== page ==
Three Suffolk County towns have reached a tentative pact to jointly handle thousands of tons of recyclable materials for at least the next six months, Smithtown officials said.
The agreement, expected to be ratified this week by the Smithtown, Brookhaven and Southold town councils, will also include the Huntington villages of Lloyd Harbor and Asharoken. It would end the convenient but expensive system under which residents put all their recyclables out for pickup in a curbside bin. Instead, pickups would alternate between paper products one week and plastic and metal the next, a system known as dual-stream recycling.
Glass, which is difficult to recycle because when it breaks, it ruins other recyclables and the machinery in processing plants, will not be accepted for curbside pickup; Smithtown residents who wish to recycle glass will have to carry it themselves to drop-off points to be established around the town.
Municipal recycling in areas of Long Island stopped last month and mountains of material started piling up when Brookhaven contractor Green Stream Recycling pulled out of its 25-year contract to run the massive Yaphank facility processing materials for a number of municipalities. Company officials said the operation was no longer viable after a collapse in the global recycling market.
“This gives us some breathing room,” Smithtown Supervisor Edward Wehrheim said of the tentative multi-town agreement. “We were looking at probably an $850,000 to $950,000 expenditure a year to continue to remove our recyclable products. This agreement will result in us actually breaking even.”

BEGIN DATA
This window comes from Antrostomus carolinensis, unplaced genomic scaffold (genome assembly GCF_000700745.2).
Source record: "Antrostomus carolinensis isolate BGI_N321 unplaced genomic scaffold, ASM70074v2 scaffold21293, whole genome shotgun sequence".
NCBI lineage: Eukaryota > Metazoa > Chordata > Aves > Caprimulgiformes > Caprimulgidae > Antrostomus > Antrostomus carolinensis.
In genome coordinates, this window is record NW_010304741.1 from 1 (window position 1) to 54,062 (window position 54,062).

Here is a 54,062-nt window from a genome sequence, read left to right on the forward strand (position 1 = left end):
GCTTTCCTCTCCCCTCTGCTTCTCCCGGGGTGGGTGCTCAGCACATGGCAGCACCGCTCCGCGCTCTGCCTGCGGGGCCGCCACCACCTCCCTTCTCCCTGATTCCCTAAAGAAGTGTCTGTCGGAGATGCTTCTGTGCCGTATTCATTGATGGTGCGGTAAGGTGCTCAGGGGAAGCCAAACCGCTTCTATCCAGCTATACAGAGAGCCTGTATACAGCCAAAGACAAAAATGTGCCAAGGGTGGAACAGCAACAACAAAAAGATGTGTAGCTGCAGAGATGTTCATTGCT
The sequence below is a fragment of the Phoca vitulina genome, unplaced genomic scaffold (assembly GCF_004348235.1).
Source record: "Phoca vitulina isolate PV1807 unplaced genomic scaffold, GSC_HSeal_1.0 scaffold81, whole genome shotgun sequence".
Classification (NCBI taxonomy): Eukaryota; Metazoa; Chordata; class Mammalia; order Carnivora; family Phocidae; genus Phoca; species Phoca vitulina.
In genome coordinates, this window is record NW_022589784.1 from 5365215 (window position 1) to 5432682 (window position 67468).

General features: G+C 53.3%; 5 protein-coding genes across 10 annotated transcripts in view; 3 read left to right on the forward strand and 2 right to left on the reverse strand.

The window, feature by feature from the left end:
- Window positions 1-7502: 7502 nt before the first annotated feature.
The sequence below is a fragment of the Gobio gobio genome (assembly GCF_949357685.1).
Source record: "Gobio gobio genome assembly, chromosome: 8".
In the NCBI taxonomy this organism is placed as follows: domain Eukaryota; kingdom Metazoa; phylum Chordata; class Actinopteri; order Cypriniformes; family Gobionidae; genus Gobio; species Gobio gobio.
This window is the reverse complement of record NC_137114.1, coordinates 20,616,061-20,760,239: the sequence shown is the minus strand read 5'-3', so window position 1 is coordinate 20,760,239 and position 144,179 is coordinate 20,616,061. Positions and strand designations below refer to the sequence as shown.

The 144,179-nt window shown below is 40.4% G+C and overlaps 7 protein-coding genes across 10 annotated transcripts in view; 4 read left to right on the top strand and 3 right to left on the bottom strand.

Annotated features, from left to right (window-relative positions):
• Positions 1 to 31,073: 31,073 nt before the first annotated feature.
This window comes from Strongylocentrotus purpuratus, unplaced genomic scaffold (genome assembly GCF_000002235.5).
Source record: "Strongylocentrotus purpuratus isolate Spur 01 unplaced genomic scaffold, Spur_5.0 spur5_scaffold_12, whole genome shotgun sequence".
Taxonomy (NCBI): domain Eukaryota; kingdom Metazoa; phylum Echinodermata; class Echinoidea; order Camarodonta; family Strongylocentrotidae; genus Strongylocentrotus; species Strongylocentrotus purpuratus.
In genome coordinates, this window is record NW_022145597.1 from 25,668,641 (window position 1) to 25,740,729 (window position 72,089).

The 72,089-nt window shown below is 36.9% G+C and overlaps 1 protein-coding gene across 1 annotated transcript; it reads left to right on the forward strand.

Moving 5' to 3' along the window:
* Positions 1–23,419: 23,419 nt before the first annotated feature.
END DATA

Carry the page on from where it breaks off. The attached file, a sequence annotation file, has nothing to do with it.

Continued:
Brookhaven spokesman Kevin Molloy confirmed the three towns have a tentative deal.
With tumbling prices and stricter import standards from China, the world’s largest buyer, “recycling was on the verge of total collapse across Long Island” earlier this year, Russell Barnett, Smithtown’s top solid waste management official said.
Smithtown officials, working with Brookhaven, in early November issued bid solicitations to Long Island carters intended to test the market for both mixed and sorted recyclables. Separated materials can be more easily marketed and traded, officials said.
Barnett said Friday that Smithtown had selected Winters Brothers Hauling, which will pay $30 a ton for mixed paper and cardboard, and Trinity Transportation Corp., which will be paid $68 per ton to haul mixed recyclables minus glass.
Starting Jan. 1, the materials would be stored for pickup at Smithtown’s resource facility on Old Northport Road. Smithtown’s municipal partners would pay the town $5 per ton of mixed paper to cover the cost of handling.
Winters Bros. and Trinity had also offered to continue single-stream recycling, but at prices officials considered too high: Winters Bros. asked to be paid $82 a ton and Trinity asked $92 a ton.
The contracts can be extended for another six months, if the companies and municipalities agree. But Barnett said, “We don’t want to lock into a long-term plan at the worst possible time for markets.”
Smithtown officials will soon start another set of calculations to decide if the town should reopen a sorting facility it shut down in 2014 when the town moved to single-stream recycling. Some sorted high-grade metals and plastics still command attractive prices, but the town might have to hire additional employees to staff the sorting facility, officials said.
The future of recycling on Long Island could include more intermunicipal agreements, Barnett said. “You need economies of scale,” Barnett said. “If we’re all using the same machinery and manpower it helps us contain the costs and maintain recycling at a reasonable expense to the taxpayer.”